Having seen homes in neighboring villages sink, Xiao realized his long-held fears were coming true.
"I knew the day was coming, but I didn't expect it to happen so soon," said Xiao, who has been forced to move from the land -- on which four generations of his family have lived -- as a consequence.
Xiao's hometown, Jining, is one of China's "coal cities," whose mineral wealth helps light up the night skies of the world's most energy-hungry country. The land here is honeycombed with coal mines, which can form massive sinkholes that leave thousands of homes uninhabitable every year.
Ten years ago, the area where Xiao lived was a vibrant farming community on the North China Plain. But sinkholes are devouring 20 million square meters (7.7 square miles) of land here a year, according to the Jining Land Resource Bureau, and have displaced an estimated 100,000 people, mostly farmers and their families, over the past decade.
By 2090, the bureau predicts one third of the city -- an area as large as Los Angeles -- will fall into the earth, and an estimated 5 million people will have been forced out of the region by the problem.
Those figures worry government-affiliated sinkhole researcher Gu Mei, who said tensions over migration may lead to social unrest.
"Schools in some districts are overwhelmed with migrant students, while in other districts, classrooms are half empty," she told CNN.
Sinkholes: Common, costly and sometimes deadly
In this low-lying area, most sinkholes quickly fill with water. "I am afraid the city is turning into the Venice of the East," former mayor Li Guangsheng told the Qilu Weekly, a local newspaper, earlier this year.
When coal was discovered in the region in the 1960s, it proved a boon for the local economy. State-run miner YanKaung Group Ltd. grew from a local coal company to a multination-listed energy giant, employing about one of every two workers in town.
Meng Lingjun, a coal company employee, remembers the city as an underdeveloped backwater thirty years ago.
"When I was young, the town did not have a single factory, shopping mall or train station," he said. "Now we are one of the most affluent regions in North China."
But that prosperity has come at a price. Each day, Meng passes hundreds of sinkholes on his way to work. Like many urban residents, he believes it is too late for the city to withdraw from the lucrative coal business.
"We are nothing without the coal company," he said. "All we can do is keep mining and fixing the sinkholes."
In recent years, local officials tried several creative solutions for the sinkhole crisis, transforming the gaping holes into water theme parks, fishing ponds and lakes. One has been turned into a wetland park, a major spot for bird watching in the northern part of the city; another is now a fish breeding pond powered by solar panels.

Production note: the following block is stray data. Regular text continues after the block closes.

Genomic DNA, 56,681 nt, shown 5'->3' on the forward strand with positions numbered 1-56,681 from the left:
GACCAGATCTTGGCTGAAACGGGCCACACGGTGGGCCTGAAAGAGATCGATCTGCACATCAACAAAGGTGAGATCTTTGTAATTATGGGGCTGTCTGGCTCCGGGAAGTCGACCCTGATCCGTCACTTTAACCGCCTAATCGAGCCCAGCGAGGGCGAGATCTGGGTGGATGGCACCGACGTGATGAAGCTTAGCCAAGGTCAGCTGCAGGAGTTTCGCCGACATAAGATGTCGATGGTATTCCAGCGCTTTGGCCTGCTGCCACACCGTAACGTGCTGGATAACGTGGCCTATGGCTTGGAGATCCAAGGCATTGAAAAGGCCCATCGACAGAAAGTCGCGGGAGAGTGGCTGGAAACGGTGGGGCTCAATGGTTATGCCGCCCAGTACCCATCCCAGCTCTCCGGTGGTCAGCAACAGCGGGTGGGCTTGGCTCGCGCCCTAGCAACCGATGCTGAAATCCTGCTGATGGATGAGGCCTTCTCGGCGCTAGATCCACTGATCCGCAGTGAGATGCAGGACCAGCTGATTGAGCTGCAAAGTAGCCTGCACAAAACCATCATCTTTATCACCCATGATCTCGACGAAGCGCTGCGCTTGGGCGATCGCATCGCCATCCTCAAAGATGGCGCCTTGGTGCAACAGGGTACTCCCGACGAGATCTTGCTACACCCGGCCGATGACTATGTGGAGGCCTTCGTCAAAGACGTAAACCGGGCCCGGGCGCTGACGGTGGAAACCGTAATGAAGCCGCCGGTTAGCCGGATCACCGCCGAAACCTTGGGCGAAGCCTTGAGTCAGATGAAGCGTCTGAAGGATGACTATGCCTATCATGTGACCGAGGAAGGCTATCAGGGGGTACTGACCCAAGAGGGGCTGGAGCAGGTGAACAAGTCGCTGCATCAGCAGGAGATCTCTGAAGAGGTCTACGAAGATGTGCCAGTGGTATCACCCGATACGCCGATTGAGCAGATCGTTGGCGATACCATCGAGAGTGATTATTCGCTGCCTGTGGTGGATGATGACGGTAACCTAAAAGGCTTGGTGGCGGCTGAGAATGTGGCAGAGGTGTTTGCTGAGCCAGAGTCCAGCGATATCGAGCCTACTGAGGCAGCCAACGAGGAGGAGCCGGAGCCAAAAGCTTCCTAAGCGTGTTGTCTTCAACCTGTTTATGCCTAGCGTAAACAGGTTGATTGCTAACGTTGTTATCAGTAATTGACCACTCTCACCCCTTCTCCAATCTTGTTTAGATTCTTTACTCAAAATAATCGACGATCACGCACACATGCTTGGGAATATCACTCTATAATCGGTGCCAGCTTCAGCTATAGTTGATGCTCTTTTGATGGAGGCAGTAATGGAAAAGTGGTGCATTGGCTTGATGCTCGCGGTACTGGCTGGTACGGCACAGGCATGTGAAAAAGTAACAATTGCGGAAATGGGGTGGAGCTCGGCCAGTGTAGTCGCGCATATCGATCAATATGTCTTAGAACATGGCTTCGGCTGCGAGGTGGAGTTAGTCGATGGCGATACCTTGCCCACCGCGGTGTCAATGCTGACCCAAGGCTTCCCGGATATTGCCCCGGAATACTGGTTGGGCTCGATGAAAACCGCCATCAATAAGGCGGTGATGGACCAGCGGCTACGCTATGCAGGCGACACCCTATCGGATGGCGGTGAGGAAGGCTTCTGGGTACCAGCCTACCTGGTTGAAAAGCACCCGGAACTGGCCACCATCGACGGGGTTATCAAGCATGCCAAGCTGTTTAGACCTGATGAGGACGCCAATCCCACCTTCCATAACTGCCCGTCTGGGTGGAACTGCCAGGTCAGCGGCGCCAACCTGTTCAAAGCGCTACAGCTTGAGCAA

But more than 50% of the subsided land remains abandoned, often polluted and emitting a pungent aroma. "The fund from central government for fixing sinkholes can barely cover expenses," government official Han Xizhong told CNN.
While China's Mine Subsidence Compensation Act gives clear guidance for how much a coal company should pay displaced residents for damages, it fails to take into account the problems that follow, Han said.
"The sinkhole issue is more complicated than removing a village and refilling the sinkholes," said another local official, who asked his name not be used because of the sensitive nature of the issue. "Many deep sinkholes have been sinking for over 10 years. You don't know the right time to treat them. Also communities removed from the subsidence area still need government support after moving to a new place."
But government-affiliated researcher Gu Mei claims the government has done a poor job addressing the problem.
"Local government would not consider filling sinkholes," Gu said. "Think about it. If you can easily turn a flooded subsidence into a water theme park, would you take pains to reclaim the land?"
Some farmers have attempted to fill the holes themselves -- only to find the cost is too high.
It costs at least US$15 per square meter to drain a hole and put in new soil. But according to Xiao Guoqiang, villagers only get compensated to the tune of US$5 per square meter from the coal company.
The Yankuang Group declined CNN requests for comment, citing the sensitivity of mining-induced farmland losses and migration issues.
For Xiao, the move to his new home has hit the family's dinner table as they can no longer raise their own pigs or grow their own vegetables.
"The pork price is rising and we cannot afford it. Having fresh vegetables and meat had never been a problem before because we grew and bred what we wanted to eat," Xiao said.
Another villager points out the lack of jobs in the new location.
"Our new home is 20 miles (32.1 kilometers) from the nearest town. It is hard for us find a decent job," said Kong Jian, who operates a street noodle stand.
"Young people flock to bigger cities, looking for factory jobs. Those who stayed are doing small businesses like operating noodle restaurants," Xiao said. "But for the next generation, nobody will know how to farm."
The 50-year old gets emotional when talking about his old village.
"As I get older, my nostalgic feeling for the old village grows stronger. I try not to think about it -- about the fact that it is a lake and the village only lives in my memory."